Sister of '66 Cold Case Murder Victim Files Affidavit to Keep Investigative Files Closed | NBC Chicago
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Sister of '66 Cold Case Murder Victim Files Affidavit to Keep Investigative Files Closed

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    NEWSLETTERS

    (Published Friday, Oct. 21, 2016)

    A new chapter was revealed Friday in one of Chicagoland’s most troubling unsolved cases---the 1966 murder of Sharon Percy in her family’s Kenilworth mansion. In the midst of a court fight over whether or not to open the investigative files in the case for public inspection, the victim’s twin sister filed an affidavit with the court asking that those files remain sealed.

    “The murder of my sister in our family’s home was a horrible chapter in my life,” Sharon Percy Rockefeller told the court. “The thought or re-living these events for any reason other than to see the person or persons who murdered Valerie brought to justice is extremely painful to me and the members of the Percy and Rockefeller families.”

    The two sisters were 21 years old the night in 1966 when Valerie was brutally stabbed and bludgeoned in her sleep. Her father Charles Percy was the millionaire chief of the Chicago audio-visual giant Bell & Howell, and the Republican nominee for United States Senate. Later that year, Percy won election to the Senate and served three terms.

    New York attorney John Kelly, a former North Shore resident, is suing Kenilworth to open the files on the unsolved case. The tiny community’s police department is fighting that suit, contending that release of the information would compromise what they say is an ongoing investigation into the Percy murder.

    “We would also have to release it to ABC, NBC, to the Tribune,” Village Attorney Chris Murdoch told Judge Anna Demacopolous. “Anybody and everybody will be able to read it. And one of the people who will want to read this, is the murderer.”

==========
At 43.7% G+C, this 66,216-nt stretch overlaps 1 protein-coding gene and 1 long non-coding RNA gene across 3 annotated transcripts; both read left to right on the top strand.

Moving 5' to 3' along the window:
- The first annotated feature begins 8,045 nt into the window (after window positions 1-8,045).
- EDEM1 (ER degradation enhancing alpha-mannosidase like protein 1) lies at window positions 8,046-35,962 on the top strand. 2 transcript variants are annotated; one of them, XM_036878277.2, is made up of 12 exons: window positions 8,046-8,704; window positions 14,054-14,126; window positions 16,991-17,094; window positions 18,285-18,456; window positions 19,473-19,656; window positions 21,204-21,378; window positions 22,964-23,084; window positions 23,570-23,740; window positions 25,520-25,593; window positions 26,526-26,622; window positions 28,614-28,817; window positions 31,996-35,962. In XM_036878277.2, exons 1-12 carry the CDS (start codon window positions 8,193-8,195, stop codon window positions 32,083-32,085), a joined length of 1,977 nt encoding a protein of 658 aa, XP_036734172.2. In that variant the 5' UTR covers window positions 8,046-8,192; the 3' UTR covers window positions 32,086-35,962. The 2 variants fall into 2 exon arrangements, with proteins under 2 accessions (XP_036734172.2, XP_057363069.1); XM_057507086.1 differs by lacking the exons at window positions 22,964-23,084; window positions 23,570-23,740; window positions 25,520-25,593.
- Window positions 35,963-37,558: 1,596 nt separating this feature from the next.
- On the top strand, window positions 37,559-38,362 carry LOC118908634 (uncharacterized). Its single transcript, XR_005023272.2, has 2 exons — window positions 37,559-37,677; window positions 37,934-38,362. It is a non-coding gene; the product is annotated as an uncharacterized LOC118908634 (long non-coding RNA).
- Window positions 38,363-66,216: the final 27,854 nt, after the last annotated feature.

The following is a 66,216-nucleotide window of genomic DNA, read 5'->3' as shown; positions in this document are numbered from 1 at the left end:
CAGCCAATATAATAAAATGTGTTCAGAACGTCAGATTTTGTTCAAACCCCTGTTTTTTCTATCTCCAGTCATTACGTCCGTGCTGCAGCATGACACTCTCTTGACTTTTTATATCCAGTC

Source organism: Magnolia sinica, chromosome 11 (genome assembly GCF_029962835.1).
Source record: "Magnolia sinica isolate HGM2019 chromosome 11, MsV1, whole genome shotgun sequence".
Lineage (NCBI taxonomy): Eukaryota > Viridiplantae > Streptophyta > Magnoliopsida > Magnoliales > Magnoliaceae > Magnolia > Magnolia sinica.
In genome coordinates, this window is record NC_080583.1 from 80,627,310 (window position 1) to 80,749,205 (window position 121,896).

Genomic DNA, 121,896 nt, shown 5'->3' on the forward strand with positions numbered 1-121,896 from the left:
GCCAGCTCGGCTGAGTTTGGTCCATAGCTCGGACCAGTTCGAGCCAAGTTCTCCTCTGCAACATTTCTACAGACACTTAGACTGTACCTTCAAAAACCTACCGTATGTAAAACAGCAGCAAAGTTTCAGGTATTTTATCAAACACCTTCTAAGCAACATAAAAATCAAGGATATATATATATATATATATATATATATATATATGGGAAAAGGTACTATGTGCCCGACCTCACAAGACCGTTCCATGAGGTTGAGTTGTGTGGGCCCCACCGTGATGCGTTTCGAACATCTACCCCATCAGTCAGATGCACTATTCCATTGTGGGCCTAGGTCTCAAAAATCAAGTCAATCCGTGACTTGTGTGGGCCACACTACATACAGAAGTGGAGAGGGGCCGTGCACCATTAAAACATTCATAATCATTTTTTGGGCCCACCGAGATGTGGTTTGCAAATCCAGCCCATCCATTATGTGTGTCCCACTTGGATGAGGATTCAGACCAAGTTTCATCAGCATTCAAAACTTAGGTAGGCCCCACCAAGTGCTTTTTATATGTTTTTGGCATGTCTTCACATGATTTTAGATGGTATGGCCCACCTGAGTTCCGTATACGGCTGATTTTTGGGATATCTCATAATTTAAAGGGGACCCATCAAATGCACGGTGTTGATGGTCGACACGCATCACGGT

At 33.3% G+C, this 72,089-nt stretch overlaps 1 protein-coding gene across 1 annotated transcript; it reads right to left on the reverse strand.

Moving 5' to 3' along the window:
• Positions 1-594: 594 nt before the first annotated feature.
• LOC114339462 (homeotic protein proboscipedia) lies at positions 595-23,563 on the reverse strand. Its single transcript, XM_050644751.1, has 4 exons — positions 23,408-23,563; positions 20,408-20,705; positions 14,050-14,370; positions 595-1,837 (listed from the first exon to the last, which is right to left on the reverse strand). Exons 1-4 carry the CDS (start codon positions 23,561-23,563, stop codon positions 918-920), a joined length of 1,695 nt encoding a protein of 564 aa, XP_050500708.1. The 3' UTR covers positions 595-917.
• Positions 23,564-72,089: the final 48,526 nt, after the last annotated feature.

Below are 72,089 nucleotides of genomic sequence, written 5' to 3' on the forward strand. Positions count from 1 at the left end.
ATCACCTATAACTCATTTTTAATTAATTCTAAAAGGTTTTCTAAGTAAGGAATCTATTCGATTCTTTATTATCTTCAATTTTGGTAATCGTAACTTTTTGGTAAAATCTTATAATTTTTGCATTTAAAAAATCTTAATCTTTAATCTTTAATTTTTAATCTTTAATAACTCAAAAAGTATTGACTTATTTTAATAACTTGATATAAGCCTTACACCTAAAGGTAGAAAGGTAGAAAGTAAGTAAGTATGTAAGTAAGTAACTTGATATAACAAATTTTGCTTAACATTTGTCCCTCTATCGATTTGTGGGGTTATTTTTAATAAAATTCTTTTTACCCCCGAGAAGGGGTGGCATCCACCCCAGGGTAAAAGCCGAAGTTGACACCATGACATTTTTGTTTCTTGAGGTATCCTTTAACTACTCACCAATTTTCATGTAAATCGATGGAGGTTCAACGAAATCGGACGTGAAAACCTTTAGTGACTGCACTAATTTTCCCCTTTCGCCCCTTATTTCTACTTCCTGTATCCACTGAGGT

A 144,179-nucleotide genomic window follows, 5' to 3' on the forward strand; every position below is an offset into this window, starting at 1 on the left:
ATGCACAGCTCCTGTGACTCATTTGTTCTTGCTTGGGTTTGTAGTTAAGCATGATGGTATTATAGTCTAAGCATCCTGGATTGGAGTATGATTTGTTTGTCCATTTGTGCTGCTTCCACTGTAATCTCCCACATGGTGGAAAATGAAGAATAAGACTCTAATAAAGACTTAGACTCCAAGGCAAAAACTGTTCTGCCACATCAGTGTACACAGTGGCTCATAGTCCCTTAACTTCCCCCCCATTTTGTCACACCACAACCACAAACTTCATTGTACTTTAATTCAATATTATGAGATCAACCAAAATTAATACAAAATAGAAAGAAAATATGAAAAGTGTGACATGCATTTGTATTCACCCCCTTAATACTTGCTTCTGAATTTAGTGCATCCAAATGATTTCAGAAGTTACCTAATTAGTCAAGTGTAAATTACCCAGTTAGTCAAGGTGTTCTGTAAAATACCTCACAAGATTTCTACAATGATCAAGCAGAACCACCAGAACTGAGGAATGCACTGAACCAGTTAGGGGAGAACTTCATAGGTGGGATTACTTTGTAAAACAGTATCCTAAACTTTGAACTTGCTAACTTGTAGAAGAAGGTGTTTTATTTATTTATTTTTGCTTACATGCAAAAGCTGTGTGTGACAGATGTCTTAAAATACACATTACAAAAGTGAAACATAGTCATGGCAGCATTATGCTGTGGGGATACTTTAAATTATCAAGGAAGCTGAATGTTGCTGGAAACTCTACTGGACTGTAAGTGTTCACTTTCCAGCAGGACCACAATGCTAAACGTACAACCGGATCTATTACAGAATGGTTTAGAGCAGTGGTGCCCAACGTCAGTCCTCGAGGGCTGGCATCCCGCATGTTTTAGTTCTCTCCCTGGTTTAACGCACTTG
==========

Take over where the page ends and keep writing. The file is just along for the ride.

Attorney Matt Topic, who represents Kelly, says there is no evidence that there is any investigation at all. If there is one, he says, the Village has not provided any proof that release of the 50 year old files would compromise anything.

    “I understand if they need to remove the name of a specific person that they are investigating,” Topic told the court. “But they have made very clear that they have exhausted a lot of leads in the past.”

    Kenilworth is joined in resisting the records release by the Illinois State Police, the Cook County State’s Attorney’s Office, and the Medical Examiner. While the judge has been permitted to view some records in her chambers, Topic told her he is at a disadvantage because he doesn’t have information on what exactly the village is trying to keep secret.

    “We cannot fully argue against what their alleged evidence is because we have no idea what it is,” Topic said. “There’s a very strong presumption that records ought to be disclosed!”

    The judge lambasted the Medical Examiner’s office for never even responding to Topic’s Freedom of Information request---suggesting in her comments that she didn’t understand why 50 year old pathology reports could possibly harm the case. She ordered the Medical Examiner’s office to produce an index of all of the records from the case within the next week, and set another hearing on the matter for early December.

    Sharon Percy Rockefeller, the victim’s sister, has rarely spoken publicly about the case. In her affidavit to the court, she declared that she had every confidence that police were genuinely investigating the crime.

    “I do not believe their work would benefit from the pbulication of any portion of the investigative record,” she said. “I ask the press and the plaintiff in this action allow the proper authorities to continue to investigate my sister’s murder without further outside interference.”

    Topic suggested that while he and Kelly are sympathetic to the family’s wishes, a larger issue of openness in government must be recognized.

    “The law recognizes that there can be privacy interests and that those are to be respected,” he said. “But it’s not an absolute rule. It depends on what the public’s interest in disclosure is.”

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